How are Army divisions numbered?

Answers to your questions about the news.
March 28 2003 6:18 PM

How Are Army Divisions Numbered?

Anyone watching Iraq war coverage has seen a stream of numbers go by, identifying particular Army divisions—the 101st Airborne, the 3rd Infantry, etc. What do these numbers mean? And if there's a 101st Airborne, what happened to the 100th and 102nd?

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The first thing to know is that the Army's divisions were numbered in the order they were created. So the 1st Division was actually the first division; then came the 2nd, 3rd, etc.

There are, of course, gaps in the sequence. Today's Army has eight infantry divisions: the 1st, 2nd, 3rd, and 4th, along with the 10th, 25th, 82nd, and 101st. What happened to the rest of them? Well, the military has cyclically expanded in wartime, creating lots of new units—during World War II, for example, the Army's had infantry divisions running all the way up to the 106th. But during peacetime, most of the war units are deactivated, which accounts for the holes.

How does the Army pick which divisions to keep? Each unit has its own customs and history, and the Army basically preserves the ones with the most glorious lineage. Take the 101st Airborne Division, which has been part of the Army since 1942. During World War II, the "Screaming Eagles" parachuted into Normandy and fought their way across Europe, making a heroic stand at Bastogne during the Battle of the Bulge. The Army has kept the division on active duty ever since. During the same war, the Army's 100th and 102nd Divisions served no less bravely but somewhat less famously. Both were shuttered for good after the war.

TV coverage of Gulf War II also refers to various Army regiments (notably the 7th Cavalry Regiment, which has already tangled with Iraqi forces); but forget about trying to understand that numbering system. For a while, the Army issued regimental numbers in sequence. But the system gave out during the Civil War, when states raised and numbered their own regiments, and became further muddled during World War I, when newly formed federal regiments tried to reclaim the numbers of their Civil War forebears.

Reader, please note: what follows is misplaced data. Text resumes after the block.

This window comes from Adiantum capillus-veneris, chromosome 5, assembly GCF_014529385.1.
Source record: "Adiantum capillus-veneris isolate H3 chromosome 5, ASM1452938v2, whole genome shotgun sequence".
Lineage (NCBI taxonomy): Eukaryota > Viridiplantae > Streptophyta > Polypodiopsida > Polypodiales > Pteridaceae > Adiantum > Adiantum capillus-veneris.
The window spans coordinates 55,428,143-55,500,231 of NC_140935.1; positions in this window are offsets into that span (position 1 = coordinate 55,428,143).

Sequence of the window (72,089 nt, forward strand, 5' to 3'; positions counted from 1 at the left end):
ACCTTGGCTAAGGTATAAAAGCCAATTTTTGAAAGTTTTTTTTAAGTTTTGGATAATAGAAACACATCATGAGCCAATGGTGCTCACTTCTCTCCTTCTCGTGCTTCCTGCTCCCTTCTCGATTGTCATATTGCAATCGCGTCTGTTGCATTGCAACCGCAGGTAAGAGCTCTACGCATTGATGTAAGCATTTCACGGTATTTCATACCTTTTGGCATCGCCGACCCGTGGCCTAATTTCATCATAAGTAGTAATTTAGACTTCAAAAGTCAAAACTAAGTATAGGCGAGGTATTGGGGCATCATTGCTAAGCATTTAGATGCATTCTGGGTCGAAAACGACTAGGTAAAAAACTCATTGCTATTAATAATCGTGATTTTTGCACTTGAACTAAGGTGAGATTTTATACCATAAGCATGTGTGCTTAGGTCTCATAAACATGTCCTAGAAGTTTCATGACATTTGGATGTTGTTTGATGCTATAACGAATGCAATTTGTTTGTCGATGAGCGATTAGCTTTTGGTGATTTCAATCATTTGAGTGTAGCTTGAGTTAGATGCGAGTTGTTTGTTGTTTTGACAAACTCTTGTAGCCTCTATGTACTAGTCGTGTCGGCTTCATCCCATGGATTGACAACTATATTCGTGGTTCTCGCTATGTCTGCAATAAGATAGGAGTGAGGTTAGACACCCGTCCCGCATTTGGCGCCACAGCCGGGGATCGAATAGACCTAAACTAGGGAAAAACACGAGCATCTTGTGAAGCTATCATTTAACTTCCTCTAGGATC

To make things more confusing, the Army has a habit of combining many regiments in the same unit. The 1st Brigade, 3rd Infantry Division, for example, includes parts of the 7th Infantry and 69th Armor regiments. It also includes a number of support units, whose numbers often bear little or no relation to the number of the combat unit they support.

Bonus Explainer: Division, regiment, battalion—what's the difference? Divisions have 10,000-to-15,000 soldiers divided in three-to-five combat regiments and a number of support units. Regiments have 3,000-to-5,000 soldiers and include several combat and support battalions. Each battalion has three-to-five line companies of 100-to-150 soldiers apiece. Companies break down into three-to-five platoons of 20-to-40 people, which in turn break down into squads of eight-to-12.

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